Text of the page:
Minimizing Pesticides and Fertilizers
Pesticides and fertilizers don't stay where they are put. All too often, they wash into drains or directly into streams and lakes during rainstorms and can harm water quality. Insecticides, herbicides, and rodenticides are designed to kill a specific group of pests but can harm, and even kill, non-target plants and animals, including pets. They can become concentrated in the food chain too, reducing food availability for butterflies, birds, and other wildlife. Pesticides are linked to the collapse of bee populations by killing bees directly and by damaging their ability to collect food. Fertilizers add excess nutrients, such as phosphorus, to surface waters that can lead to potential algal blooms or harm fish and invertebrates.
If you have pest or weed problems, first try using mechanical or natural alternatives to pesticides. If you must use chemicals, read the label, apply the recommended amount, and avoid using before a rainstorm or near streams, lakes, or ponds. Whenever possible, avoid the use of fertilizers and insecticides on your lawn. Mow higher to encourage water retention and healthy roots. Landscape with native plants that do not need fertilizer to thrive.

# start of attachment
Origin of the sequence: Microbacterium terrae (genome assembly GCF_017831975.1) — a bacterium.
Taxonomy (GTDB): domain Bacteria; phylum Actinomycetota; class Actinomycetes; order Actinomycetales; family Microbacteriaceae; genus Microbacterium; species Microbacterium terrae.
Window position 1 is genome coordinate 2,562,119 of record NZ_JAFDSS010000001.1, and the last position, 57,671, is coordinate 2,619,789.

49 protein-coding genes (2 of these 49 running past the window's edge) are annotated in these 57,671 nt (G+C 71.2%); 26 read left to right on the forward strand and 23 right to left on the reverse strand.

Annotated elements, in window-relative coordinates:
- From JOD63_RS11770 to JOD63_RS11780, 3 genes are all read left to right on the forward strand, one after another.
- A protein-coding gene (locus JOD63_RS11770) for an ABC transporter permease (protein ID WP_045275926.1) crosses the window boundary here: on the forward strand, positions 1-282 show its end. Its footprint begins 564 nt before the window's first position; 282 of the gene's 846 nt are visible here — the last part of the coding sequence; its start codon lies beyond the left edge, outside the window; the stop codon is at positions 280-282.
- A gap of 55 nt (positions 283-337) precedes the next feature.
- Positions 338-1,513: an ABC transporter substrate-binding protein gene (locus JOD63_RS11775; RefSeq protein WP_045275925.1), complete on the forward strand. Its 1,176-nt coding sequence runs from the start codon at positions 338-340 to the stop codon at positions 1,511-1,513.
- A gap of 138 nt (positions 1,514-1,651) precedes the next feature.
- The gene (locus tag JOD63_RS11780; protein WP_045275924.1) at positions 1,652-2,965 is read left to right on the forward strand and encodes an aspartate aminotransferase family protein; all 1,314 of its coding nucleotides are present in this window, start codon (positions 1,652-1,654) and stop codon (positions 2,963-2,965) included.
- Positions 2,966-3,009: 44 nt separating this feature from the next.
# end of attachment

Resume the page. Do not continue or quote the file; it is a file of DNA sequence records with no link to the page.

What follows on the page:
Combating Invasive Species
An invasive plant is a non-native plant that grows out of control, out-competing our native plants for nutrients, sunlight, and space. Invasives cause harm to the environment, the economy, and some can even be dangerous to our health. On the Ausable River, eroded banks are susceptible to the migration of invasives whose seeds can be carried downstream. Most invasives establish quickly, outcompeting other plants, but do not lay down the root systems that keep stream banks stable.
Invasive species can spread quickly due to human activities. Ensure that plantings at your home are not considered invasive. Don’t allow invasive hitchhikers on your watercraft, gear, or clothing. Avoid transporting invasives by buying camp firewood at your destination, cleaning and draining your boat before transporting, and cleaning and drying fishing gear, especially waders and boots. Plant native plants when landscaping. Not only are they beautiful, but they will require less care or maintenance as they are adapted to our Adirondack environment.
Top Image Credit: Shaun Ondack